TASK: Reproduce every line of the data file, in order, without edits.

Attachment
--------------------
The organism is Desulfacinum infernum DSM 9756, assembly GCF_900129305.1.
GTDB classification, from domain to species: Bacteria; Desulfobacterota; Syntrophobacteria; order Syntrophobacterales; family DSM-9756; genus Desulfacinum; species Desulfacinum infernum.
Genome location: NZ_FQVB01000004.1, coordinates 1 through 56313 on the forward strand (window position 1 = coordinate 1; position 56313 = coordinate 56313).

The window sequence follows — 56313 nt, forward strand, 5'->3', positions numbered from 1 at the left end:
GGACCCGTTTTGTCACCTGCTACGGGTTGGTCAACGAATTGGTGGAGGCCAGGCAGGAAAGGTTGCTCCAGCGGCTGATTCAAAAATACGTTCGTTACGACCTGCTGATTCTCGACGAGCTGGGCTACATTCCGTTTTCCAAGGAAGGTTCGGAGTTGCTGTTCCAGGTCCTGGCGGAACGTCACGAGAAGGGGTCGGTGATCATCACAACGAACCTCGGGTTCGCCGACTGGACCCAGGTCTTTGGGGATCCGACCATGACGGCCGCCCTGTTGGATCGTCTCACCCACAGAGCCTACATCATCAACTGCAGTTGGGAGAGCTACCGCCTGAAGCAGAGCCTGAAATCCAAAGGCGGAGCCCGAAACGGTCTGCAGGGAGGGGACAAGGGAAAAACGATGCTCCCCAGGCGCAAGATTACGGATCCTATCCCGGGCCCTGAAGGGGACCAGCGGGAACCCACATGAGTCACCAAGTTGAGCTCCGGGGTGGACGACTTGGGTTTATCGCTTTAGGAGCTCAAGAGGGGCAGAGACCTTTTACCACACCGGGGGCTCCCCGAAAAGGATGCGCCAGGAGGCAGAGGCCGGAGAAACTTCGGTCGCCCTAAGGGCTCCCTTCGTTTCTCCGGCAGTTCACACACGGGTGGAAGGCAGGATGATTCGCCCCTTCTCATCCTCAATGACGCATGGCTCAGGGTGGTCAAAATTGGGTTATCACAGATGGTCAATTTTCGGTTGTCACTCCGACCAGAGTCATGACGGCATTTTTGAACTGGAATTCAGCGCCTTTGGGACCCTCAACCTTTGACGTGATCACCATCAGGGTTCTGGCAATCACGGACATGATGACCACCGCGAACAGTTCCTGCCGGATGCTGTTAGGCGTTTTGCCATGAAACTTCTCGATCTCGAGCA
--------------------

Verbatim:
The organism is Desulfacinum infernum DSM 9756, assembly GCF_900129305.1.
GTDB classification, from domain to species: Bacteria; Desulfobacterota; Syntrophobacteria; order Syntrophobacterales; family DSM-9756; genus Desulfacinum; species Desulfacinum infernum.
Genome location: NZ_FQVB01000004.1, coordinates 1 through 56313 on the forward strand (window position 1 = coordinate 1; position 56313 = coordinate 56313).

The window sequence follows — 56313 nt, forward strand, 5'->3', positions numbered from 1 at the left end:
GGACCCGTTTTGTCACCTGCTACGGGTTGGTCAACGAATTGGTGGAGGCCAGGCAGGAAAGGTTGCTCCAGCGGCTGATTCAAAAATACGTTCGTTACGACCTGCTGATTCTCGACGAGCTGGGCTACATTCCGTTTTCCAAGGAAGGTTCGGAGTTGCTGTTCCAGGTCCTGGCGGAACGTCACGAGAAGGGGTCGGTGATCATCACAACGAACCTCGGGTTCGCCGACTGGACCCAGGTCTTTGGGGATCCGACCATGACGGCCGCCCTGTTGGATCGTCTCACCCACAGAGCCTACATCATCAACTGCAGTTGGGAGAGCTACCGCCTGAAGCAGAGCCTGAAATCCAAAGGCGGAGCCCGAAACGGTCTGCAGGGAGGGGACAAGGGAAAAACGATGCTCCCCAGGCGCAAGATTACGGATCCTATCCCGGGCCCTGAAGGGGACCAGCGGGAACCCACATGAGTCACCAAGTTGAGCTCCGGGGTGGACGACTTGGGTTTATCGCTTTAGGAGCTCAAGAGGGGCAGAGACCTTTTACCACACCGGGGGCTCCCCGAAAAGGATGCGCCAGGAGGCAGAGGCCGGAGAAACTTCGGTCGCCCTAAGGGCTCCCTTCGTTTCTCCGGCAGTTCACACACGGGTGGAAGGCAGGATGATTCGCCCCTTCTCATCCTCAATGACGCATGGCTCAGGGTGGTCAAAATTGGGTTATCACAGATGGTCAATTTTCGGTTGTCACTCCGACCAGAGTCATGACGGCATTTTTGAACTGGAATTCAGCGCCTTTGGGACCCTCAACCTTTGACGTGATCACCATCAGGGTTCTGGCAATCACGGACATGATGACCACCGCGAACAGTTCCTGCCGGATGCTGTTAGGCGTTTTGCCATGAAACTTCTCGATCTCGAGCA